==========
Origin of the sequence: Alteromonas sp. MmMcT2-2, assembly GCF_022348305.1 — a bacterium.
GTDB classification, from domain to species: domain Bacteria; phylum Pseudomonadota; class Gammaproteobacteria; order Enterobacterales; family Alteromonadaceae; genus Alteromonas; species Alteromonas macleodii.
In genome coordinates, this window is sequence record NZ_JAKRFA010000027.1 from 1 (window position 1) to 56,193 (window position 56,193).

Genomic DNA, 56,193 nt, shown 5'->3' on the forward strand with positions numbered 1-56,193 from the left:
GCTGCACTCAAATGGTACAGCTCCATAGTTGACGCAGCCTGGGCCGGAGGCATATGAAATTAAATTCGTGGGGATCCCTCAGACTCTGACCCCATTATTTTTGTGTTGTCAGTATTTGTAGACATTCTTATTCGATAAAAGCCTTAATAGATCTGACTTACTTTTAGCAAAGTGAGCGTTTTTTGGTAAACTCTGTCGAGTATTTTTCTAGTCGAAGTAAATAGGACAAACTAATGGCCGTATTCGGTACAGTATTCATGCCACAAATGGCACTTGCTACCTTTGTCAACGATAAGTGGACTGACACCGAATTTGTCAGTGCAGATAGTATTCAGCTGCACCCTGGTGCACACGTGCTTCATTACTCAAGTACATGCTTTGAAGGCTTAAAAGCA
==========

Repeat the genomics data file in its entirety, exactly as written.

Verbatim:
Origin of the sequence: Alteromonas sp. MmMcT2-2, assembly GCF_022348305.1 — a bacterium.
GTDB classification, from domain to species: domain Bacteria; phylum Pseudomonadota; class Gammaproteobacteria; order Enterobacterales; family Alteromonadaceae; genus Alteromonas; species Alteromonas macleodii.
In genome coordinates, this window is sequence record NZ_JAKRFA010000027.1 from 1 (window position 1) to 56,193 (window position 56,193).

Genomic DNA, 56,193 nt, shown 5'->3' on the forward strand with positions numbered 1-56,193 from the left:
GCTGCACTCAAATGGTACAGCTCCATAGTTGACGCAGCCTGGGCCGGAGGCATATGAAATTAAATTCGTGGGGATCCCTCAGACTCTGACCCCATTATTTTTGTGTTGTCAGTATTTGTAGACATTCTTATTCGATAAAAGCCTTAATAGATCTGACTTACTTTTAGCAAAGTGAGCGTTTTTTGGTAAACTCTGTCGAGTATTTTTCTAGTCGAAGTAAATAGGACAAACTAATGGCCGTATTCGGTACAGTATTCATGCCACAAATGGCACTTGCTACCTTTGTCAACGATAAGTGGACTGACACCGAATTTGTCAGTGCAGATAGTATTCAGCTGCACCCTGGTGCACACGTGCTTCATTACTCAAGTACATGCTTTGAAGGCTTAAAAGCA